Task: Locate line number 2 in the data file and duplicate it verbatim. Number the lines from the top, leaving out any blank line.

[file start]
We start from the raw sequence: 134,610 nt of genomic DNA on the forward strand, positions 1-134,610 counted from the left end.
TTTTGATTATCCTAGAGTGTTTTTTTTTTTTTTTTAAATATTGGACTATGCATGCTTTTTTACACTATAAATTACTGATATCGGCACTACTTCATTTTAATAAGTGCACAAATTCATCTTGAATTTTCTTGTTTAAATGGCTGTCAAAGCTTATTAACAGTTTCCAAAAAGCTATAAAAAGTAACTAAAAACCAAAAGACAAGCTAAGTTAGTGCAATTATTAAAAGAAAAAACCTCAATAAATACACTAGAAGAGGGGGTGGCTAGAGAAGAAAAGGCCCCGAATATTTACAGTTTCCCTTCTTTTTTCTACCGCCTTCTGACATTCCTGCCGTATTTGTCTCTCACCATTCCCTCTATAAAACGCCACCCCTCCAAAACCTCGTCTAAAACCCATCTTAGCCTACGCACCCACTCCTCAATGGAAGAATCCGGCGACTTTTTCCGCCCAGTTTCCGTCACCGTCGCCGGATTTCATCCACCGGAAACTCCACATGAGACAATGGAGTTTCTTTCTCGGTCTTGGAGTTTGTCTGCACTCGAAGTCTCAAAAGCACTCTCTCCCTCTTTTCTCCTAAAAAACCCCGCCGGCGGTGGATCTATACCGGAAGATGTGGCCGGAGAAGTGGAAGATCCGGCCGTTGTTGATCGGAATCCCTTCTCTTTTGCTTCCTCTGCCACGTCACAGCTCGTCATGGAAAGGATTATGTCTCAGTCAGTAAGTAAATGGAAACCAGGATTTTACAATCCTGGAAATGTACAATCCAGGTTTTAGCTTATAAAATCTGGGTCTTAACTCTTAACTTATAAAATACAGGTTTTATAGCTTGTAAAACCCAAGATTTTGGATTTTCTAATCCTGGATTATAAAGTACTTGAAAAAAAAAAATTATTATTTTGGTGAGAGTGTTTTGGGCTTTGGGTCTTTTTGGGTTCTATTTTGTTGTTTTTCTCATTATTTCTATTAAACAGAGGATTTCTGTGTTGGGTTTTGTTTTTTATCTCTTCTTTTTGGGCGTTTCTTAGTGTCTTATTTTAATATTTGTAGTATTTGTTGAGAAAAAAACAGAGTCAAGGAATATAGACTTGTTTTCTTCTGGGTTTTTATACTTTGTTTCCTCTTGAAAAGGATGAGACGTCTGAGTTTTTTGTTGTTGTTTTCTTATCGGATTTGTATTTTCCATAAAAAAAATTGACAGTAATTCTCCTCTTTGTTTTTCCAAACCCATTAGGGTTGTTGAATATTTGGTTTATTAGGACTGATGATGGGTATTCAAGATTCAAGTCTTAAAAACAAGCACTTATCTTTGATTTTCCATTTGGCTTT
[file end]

TTTTGATTATCCTAGAGTGTTTTTTTTTTTTTTTTAAATATTGGACTATGCATGCTTTTTTACACTATAAATTACTGATATCGGCACTACTTCATTTTAATAAGTGCACAAATTCATCTTGAATTTTCTTGTTTAAATGGCTGTCAAAGCTTATTAACAGTTTCCAAAAAGCTATAAAAAGTAACTAAAAACCAAAAGACAAGCTAAGTTAGTGCAATTATTAAAAGAAAAAACCTCAATAAATACACTAGAAGAGGGGGTGGCTAGAGAAGAAAAGGCCCCGAATATTTACAGTTTCCCTTCTTTTTTCTACCGCCTTCTGACATTCCTGCCGTATTTGTCTCTCACCATTCCCTCTATAAAACGCCACCCCTCCAAAACCTCGTCTAAAACCCATCTTAGCCTACGCACCCACTCCTCAATGGAAGAATCCGGCGACTTTTTCCGCCCAGTTTCCGTCACCGTCGCCGGATTTCATCCACCGGAAACTCCACATGAGACAATGGAGTTTCTTTCTCGGTCTTGGAGTTTGTCTGCACTCGAAGTCTCAAAAGCACTCTCTCCCTCTTTTCTCCTAAAAAACCCCGCCGGCGGTGGATCTATACCGGAAGATGTGGCCGGAGAAGTGGAAGATCCGGCCGTTGTTGATCGGAATCCCTTCTCTTTTGCTTCCTCTGCCACGTCACAGCTCGTCATGGAAAGGATTATGTCTCAGTCAGTAAGTAAATGGAAACCAGGATTTTACAATCCTGGAAATGTACAATCCAGGTTTTAGCTTATAAAATCTGGGTCTTAACTCTTAACTTATAAAATACAGGTTTTATAGCTTGTAAAACCCAAGATTTTGGATTTTCTAATCCTGGATTATAAAGTACTTGAAAAAAAAAAATTATTATTTTGGTGAGAGTGTTTTGGGCTTTGGGTCTTTTTGGGTTCTATTTTGTTGTTTTTCTCATTATTTCTATTAAACAGAGGATTTCTGTGTTGGGTTTTGTTTTTTATCTCTTCTTTTTGGGCGTTTCTTAGTGTCTTATTTTAATATTTGTAGTATTTGTTGAGAAAAAAACAGAGTCAAGGAATATAGACTTGTTTTCTTCTGGGTTTTTATACTTTGTTTCCTCTTGAAAAGGATGAGACGTCTGAGTTTTTTGTTGTTGTTTTCTTATCGGATTTGTATTTTCCATAAAAAAAATTGACAGTAATTCTCCTCTTTGTTTTTCCAAACCCATTAGGGTTGTTGAATATTTGGTTTATTAGGACTGATGATGGGTATTCAAGATTCAAGTCTTAAAAACAAGCACTTATCTTTGATTTTCCATTTGGCTTT